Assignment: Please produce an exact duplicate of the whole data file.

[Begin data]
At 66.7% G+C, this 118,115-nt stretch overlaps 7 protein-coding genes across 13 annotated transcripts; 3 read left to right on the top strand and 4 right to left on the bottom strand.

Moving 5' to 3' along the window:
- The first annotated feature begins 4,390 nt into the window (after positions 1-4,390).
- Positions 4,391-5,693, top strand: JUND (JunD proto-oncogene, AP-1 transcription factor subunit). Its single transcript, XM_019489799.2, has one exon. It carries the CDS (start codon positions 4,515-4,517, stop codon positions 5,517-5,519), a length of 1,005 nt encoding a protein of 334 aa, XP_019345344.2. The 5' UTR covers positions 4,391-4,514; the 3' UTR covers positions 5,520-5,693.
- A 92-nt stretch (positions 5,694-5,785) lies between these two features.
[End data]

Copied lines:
At 66.7% G+C, this 118,115-nt stretch overlaps 7 protein-coding genes across 13 annotated transcripts; 3 read left to right on the top strand and 4 right to left on the bottom strand.

Moving 5' to 3' along the window:
- The first annotated feature begins 4,390 nt into the window (after positions 1-4,390).
- Positions 4,391-5,693, top strand: JUND (JunD proto-oncogene, AP-1 transcription factor subunit). Its single transcript, XM_019489799.2, has one exon. It carries the CDS (start codon positions 4,515-4,517, stop codon positions 5,517-5,519), a length of 1,005 nt encoding a protein of 334 aa, XP_019345344.2. The 5' UTR covers positions 4,391-4,514; the 3' UTR covers positions 5,520-5,693.
- A 92-nt stretch (positions 5,694-5,785) lies between these two features.